CARACAS, Venezuela -- Monica Fernandez, former judge and one of the leaders of the Foro Penal Venezolano, was shot Saturday afternoon in circumstances that, prior to a full investigation, the government of Venezuela has declared a “car robbery.” Ms. Fernandez directs the Venezuelan research division of the Human Rights Foundation (HRF).
Ms. Fernandez was kidnapped and shot at point-blank range while loading her car with plants she had bought with her fiancé, Javier Herrera. Mr. Herrera, a police officer, was shot five times while trying to prevent the attack. Mr. Herrera killed one of the aggressors; the other drove off with Ms. Fernandez. He later released her and left the car parked nearby. Both Ms. Fernandez and Mr. Herrera are hospitalized in Caracas.
Ms. Fernandez began supervising investigations of human rights violations for HRF in July of 2007. Her current duties consist of documenting the cases of political prisoners as well as exposing political discrimination and persecution of dissidents committed by the government of Venezuelan president Hugo Chávez.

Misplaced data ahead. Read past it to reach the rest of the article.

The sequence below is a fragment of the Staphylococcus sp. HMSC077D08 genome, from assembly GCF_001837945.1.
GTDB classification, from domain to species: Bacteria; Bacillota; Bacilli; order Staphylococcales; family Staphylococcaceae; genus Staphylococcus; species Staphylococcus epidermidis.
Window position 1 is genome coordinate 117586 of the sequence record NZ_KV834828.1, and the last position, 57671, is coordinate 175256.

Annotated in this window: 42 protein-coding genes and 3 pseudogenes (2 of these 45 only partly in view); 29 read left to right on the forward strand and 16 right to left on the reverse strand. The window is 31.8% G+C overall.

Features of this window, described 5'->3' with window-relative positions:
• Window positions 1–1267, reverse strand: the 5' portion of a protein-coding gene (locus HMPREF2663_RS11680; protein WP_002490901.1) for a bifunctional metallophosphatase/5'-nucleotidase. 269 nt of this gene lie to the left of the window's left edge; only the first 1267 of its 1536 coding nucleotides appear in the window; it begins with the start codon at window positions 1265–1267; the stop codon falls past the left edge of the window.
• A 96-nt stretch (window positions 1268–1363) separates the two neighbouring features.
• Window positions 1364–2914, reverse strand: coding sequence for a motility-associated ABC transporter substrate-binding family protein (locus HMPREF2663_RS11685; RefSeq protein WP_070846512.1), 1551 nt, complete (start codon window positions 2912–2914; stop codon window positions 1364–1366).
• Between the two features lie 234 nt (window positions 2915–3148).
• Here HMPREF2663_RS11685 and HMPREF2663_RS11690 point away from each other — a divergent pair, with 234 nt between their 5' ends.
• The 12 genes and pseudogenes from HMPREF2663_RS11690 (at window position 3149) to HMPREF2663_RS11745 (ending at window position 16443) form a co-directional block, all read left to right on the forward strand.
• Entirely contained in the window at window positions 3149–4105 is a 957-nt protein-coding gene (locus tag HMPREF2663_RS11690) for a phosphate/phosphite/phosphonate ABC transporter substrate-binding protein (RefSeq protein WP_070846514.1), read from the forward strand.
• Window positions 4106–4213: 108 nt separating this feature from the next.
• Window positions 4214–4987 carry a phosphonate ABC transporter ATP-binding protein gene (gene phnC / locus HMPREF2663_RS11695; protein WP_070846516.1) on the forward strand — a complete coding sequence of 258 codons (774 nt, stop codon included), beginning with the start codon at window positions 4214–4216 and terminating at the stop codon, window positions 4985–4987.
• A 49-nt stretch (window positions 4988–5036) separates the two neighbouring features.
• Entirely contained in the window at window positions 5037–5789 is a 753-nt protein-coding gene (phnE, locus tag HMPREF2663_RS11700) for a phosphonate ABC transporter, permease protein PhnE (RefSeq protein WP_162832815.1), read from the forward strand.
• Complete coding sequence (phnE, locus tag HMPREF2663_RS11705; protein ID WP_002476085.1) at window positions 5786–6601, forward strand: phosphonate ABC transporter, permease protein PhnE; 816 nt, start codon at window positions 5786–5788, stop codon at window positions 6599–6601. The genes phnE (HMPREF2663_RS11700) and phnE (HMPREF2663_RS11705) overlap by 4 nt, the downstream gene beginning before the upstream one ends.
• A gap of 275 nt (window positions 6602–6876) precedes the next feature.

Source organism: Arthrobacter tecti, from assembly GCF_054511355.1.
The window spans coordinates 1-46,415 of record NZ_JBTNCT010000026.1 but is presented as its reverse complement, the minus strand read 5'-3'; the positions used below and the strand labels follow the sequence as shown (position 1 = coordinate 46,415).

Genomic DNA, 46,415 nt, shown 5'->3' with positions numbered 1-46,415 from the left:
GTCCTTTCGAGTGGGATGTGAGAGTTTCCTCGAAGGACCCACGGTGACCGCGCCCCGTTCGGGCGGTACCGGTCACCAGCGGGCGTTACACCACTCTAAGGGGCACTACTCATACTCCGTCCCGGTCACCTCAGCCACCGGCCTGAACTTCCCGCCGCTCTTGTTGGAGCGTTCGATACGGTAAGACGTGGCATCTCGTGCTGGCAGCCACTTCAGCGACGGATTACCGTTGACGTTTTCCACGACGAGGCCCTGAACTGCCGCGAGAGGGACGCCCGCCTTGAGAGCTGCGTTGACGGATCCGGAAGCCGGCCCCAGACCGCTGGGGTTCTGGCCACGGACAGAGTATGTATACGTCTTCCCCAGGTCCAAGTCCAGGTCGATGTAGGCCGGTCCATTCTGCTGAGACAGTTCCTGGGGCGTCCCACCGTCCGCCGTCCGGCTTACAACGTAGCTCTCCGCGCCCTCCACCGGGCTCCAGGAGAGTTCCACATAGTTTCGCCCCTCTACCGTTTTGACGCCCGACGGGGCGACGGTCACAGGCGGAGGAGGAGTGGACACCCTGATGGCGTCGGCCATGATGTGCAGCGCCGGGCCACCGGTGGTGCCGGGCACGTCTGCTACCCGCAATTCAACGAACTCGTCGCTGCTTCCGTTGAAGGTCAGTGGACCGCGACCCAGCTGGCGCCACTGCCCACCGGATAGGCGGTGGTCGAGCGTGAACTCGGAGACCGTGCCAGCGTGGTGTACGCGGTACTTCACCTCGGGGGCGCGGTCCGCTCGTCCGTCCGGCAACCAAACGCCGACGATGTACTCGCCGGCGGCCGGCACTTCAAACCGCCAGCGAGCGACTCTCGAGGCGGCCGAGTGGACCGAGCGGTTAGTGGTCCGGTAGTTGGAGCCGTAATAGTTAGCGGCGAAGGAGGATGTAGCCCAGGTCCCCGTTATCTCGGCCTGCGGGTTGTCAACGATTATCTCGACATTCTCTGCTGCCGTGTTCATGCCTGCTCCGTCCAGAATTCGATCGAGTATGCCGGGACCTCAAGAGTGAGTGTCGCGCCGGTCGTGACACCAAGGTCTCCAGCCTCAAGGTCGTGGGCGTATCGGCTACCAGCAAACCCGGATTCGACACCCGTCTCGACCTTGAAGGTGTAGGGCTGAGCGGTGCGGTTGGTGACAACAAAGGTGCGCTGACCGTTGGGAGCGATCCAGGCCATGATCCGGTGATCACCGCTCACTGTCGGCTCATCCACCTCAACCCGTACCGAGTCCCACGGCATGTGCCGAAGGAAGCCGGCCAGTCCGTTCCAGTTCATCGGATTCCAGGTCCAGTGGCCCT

The night before she was shot, Ms. Fernandez was the subject of “La Hojilla” (“The Razor”), a government-funded TV news program that airs on the state-run Venezolana de Television. The host of the program, Mario Silva, showed Ms. Fernandez´s photograph and repeatedly attacked her as an “enemy” of the state. This was not the first time that Silva has attacked HRF and its work in Venezuela, nor was it the first time he has shown photographs of HRF personnel.
“Human rights defenders cannot work where their lives are threatened. Some organizations refuse to work in certain countries because of this. HRF will not be ceasing its activities in Venezuela anytime soon,” said Thor Halvorssen, HRF´s president, from Caracas.
He added, “We do not know if the attacks on Ms. Fernandez and Mr. Herrera are linked to the incitements made by Mario Silva on Venezuelan television. However, in line with the UN Declaration on Human Rights Defenders, the Venezuelan government is obliged to condemn, investigate, and punish promptly and thoroughly attacks, threats, or intimidation of human rights defenders. The Venezuelan government must ensure that human rights defenders can carry out their legitimate activities without fear of reprisal and with the full cooperation of the authorities.”